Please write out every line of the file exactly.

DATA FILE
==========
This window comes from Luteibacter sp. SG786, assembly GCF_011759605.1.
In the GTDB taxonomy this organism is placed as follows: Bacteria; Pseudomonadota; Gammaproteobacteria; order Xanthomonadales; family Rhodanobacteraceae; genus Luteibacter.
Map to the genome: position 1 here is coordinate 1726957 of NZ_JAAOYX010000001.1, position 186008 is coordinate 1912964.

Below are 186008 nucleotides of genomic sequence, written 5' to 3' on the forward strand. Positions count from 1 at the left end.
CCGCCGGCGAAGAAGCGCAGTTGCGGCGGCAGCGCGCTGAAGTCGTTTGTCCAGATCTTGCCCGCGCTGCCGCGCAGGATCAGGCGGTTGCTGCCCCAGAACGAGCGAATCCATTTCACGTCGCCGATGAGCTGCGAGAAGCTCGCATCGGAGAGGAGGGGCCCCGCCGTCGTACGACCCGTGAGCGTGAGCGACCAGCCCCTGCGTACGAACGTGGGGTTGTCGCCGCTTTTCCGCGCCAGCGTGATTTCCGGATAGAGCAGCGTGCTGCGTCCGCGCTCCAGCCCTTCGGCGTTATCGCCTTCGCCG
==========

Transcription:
This window comes from Luteibacter sp. SG786, assembly GCF_011759605.1.
In the GTDB taxonomy this organism is placed as follows: Bacteria; Pseudomonadota; Gammaproteobacteria; order Xanthomonadales; family Rhodanobacteraceae; genus Luteibacter.
Map to the genome: position 1 here is coordinate 1726957 of NZ_JAAOYX010000001.1, position 186008 is coordinate 1912964.

Below are 186008 nucleotides of genomic sequence, written 5' to 3' on the forward strand. Positions count from 1 at the left end.
CCGCCGGCGAAGAAGCGCAGTTGCGGCGGCAGCGCGCTGAAGTCGTTTGTCCAGATCTTGCCCGCGCTGCCGCGCAGGATCAGGCGGTTGCTGCCCCAGAACGAGCGAATCCATTTCACGTCGCCGATGAGCTGCGAGAAGCTCGCATCGGAGAGGAGGGGCCCCGCCGTCGTACGACCCGTGAGCGTGAGCGACCAGCCCCTGCGTACGAACGTGGGGTTGTCGCCGCTTTTCCGCGCCAGCGTGATTTCCGGATAGAGCAGCGTGCTGCGTCCGCGCTCCAGCCCTTCGGCGTTATCGCCTTCGCCG